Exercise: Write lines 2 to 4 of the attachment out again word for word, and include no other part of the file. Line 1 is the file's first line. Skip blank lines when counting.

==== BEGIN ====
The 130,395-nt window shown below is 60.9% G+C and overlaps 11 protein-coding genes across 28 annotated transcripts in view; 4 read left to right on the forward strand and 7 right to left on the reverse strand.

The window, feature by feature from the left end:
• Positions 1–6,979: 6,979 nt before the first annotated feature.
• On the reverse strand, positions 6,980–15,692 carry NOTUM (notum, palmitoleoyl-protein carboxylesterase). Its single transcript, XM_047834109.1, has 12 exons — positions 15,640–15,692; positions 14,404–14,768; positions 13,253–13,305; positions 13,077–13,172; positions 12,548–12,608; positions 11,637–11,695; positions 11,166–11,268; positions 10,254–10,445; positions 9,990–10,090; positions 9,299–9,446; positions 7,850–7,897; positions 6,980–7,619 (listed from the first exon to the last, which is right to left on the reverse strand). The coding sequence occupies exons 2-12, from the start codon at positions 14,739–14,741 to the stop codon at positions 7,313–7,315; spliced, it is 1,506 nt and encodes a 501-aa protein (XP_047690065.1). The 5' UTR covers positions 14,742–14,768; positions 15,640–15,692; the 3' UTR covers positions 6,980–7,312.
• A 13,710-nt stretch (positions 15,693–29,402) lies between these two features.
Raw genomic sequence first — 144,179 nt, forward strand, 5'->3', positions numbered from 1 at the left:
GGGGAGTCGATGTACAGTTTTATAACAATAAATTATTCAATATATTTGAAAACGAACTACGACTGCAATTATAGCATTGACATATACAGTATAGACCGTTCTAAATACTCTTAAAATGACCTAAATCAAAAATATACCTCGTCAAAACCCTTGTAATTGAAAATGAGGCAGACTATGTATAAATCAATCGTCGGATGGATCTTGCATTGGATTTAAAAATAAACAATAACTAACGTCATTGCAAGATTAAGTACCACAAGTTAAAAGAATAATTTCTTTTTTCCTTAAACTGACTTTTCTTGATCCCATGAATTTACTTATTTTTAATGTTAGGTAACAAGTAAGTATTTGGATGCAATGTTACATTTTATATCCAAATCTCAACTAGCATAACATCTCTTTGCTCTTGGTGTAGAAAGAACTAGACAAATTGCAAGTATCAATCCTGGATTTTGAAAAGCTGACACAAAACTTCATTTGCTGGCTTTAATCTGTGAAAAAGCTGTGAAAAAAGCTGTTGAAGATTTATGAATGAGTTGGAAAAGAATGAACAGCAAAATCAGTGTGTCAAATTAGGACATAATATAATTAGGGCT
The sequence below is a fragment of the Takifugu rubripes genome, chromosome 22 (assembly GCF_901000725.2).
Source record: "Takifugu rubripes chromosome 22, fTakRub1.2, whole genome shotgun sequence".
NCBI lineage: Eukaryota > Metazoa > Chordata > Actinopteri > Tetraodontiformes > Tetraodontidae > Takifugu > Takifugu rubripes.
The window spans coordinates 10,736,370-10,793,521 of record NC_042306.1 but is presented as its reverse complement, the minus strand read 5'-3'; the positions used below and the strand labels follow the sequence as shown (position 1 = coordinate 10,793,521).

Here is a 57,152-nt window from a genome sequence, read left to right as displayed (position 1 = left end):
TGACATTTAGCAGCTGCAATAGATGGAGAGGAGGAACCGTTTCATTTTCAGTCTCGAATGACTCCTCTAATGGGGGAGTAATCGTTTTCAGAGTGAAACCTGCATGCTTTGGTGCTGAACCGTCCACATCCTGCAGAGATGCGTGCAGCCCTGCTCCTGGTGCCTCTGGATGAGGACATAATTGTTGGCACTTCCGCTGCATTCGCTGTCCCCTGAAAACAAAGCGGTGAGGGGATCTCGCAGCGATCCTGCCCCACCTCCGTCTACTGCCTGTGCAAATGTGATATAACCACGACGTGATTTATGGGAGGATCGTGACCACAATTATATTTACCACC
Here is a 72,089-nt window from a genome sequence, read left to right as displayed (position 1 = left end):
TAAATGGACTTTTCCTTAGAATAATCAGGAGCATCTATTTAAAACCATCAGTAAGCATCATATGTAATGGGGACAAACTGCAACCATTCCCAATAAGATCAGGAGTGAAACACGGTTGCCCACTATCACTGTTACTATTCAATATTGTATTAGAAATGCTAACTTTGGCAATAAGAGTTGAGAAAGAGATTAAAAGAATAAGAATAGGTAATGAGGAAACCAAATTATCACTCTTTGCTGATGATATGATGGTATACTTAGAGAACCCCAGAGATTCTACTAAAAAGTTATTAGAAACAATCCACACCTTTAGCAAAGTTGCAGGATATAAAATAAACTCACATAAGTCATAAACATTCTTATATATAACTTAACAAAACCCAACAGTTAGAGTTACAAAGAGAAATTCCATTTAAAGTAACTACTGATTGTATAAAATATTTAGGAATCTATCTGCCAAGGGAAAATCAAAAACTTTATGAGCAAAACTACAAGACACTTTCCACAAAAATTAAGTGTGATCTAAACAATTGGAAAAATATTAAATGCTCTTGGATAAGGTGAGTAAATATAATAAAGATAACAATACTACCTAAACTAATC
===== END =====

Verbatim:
The window, feature by feature from the left end:
• Positions 1–6,979: 6,979 nt before the first annotated feature.
• On the reverse strand, positions 6,980–15,692 carry NOTUM (notum, palmitoleoyl-protein carboxylesterase). Its single transcript, XM_047834109.1, has 12 exons — positions 15,640–15,692; positions 14,404–14,768; positions 13,253–13,305; positions 13,077–13,172; positions 12,548–12,608; positions 11,637–11,695; positions 11,166–11,268; positions 10,254–10,445; positions 9,990–10,090; positions 9,299–9,446; positions 7,850–7,897; positions 6,980–7,619 (listed from the first exon to the last, which is right to left on the reverse strand). The coding sequence occupies exons 2-12, from the start codon at positions 14,739–14,741 to the stop codon at positions 7,313–7,315; spliced, it is 1,506 nt and encodes a 501-aa protein (XP_047690065.1). The 5' UTR covers positions 14,742–14,768; positions 15,640–15,692; the 3' UTR covers positions 6,980–7,312.